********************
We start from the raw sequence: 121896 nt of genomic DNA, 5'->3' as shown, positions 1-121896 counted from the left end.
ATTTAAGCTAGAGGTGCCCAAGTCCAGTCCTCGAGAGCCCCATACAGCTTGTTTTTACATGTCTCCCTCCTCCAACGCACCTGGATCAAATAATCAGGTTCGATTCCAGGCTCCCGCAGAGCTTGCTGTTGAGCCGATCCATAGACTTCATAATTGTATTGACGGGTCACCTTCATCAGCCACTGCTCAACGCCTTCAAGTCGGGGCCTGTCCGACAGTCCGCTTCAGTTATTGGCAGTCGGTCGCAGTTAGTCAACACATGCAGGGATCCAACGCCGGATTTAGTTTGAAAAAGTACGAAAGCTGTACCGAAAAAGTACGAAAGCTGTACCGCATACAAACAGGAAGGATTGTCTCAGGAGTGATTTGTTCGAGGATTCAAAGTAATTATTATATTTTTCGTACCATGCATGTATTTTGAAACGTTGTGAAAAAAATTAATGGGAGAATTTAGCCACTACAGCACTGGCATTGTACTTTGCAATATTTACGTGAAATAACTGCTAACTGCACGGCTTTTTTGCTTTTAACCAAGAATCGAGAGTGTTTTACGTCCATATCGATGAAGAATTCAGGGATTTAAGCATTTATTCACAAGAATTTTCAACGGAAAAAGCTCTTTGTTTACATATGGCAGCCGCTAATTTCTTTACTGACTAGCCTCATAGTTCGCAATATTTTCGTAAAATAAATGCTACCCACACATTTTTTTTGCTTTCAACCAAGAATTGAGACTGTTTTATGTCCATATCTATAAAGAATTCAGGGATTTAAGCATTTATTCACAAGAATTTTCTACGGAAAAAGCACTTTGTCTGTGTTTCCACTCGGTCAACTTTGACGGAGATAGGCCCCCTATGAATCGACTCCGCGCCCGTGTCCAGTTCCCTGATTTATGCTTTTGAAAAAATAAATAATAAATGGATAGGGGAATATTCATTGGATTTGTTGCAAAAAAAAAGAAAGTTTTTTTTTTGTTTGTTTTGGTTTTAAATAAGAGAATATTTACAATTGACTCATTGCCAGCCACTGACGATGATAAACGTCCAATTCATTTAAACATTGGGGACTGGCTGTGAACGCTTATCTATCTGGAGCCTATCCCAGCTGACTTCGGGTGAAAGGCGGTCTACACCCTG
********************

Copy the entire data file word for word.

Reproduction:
We start from the raw sequence: 121896 nt of genomic DNA, 5'->3' as shown, positions 1-121896 counted from the left end.
ATTTAAGCTAGAGGTGCCCAAGTCCAGTCCTCGAGAGCCCCATACAGCTTGTTTTTACATGTCTCCCTCCTCCAACGCACCTGGATCAAATAATCAGGTTCGATTCCAGGCTCCCGCAGAGCTTGCTGTTGAGCCGATCCATAGACTTCATAATTGTATTGACGGGTCACCTTCATCAGCCACTGCTCAACGCCTTCAAGTCGGGGCCTGTCCGACAGTCCGCTTCAGTTATTGGCAGTCGGTCGCAGTTAGTCAACACATGCAGGGATCCAACGCCGGATTTAGTTTGAAAAAGTACGAAAGCTGTACCGAAAAAGTACGAAAGCTGTACCGCATACAAACAGGAAGGATTGTCTCAGGAGTGATTTGTTCGAGGATTCAAAGTAATTATTATATTTTTCGTACCATGCATGTATTTTGAAACGTTGTGAAAAAAATTAATGGGAGAATTTAGCCACTACAGCACTGGCATTGTACTTTGCAATATTTACGTGAAATAACTGCTAACTGCACGGCTTTTTTGCTTTTAACCAAGAATCGAGAGTGTTTTACGTCCATATCGATGAAGAATTCAGGGATTTAAGCATTTATTCACAAGAATTTTCAACGGAAAAAGCTCTTTGTTTACATATGGCAGCCGCTAATTTCTTTACTGACTAGCCTCATAGTTCGCAATATTTTCGTAAAATAAATGCTACCCACACATTTTTTTTGCTTTCAACCAAGAATTGAGACTGTTTTATGTCCATATCTATAAAGAATTCAGGGATTTAAGCATTTATTCACAAGAATTTTCTACGGAAAAAGCACTTTGTCTGTGTTTCCACTCGGTCAACTTTGACGGAGATAGGCCCCCTATGAATCGACTCCGCGCCCGTGTCCAGTTCCCTGATTTATGCTTTTGAAAAAATAAATAATAAATGGATAGGGGAATATTCATTGGATTTGTTGCAAAAAAAAAGAAAGTTTTTTTTTTGTTTGTTTTGGTTTTAAATAAGAGAATATTTACAATTGACTCATTGCCAGCCACTGACGATGATAAACGTCCAATTCATTTAAACATTGGGGACTGGCTGTGAACGCTTATCTATCTGGAGCCTATCCCAGCTGACTTCGGGTGAAAGGCGGTCTACACCCTG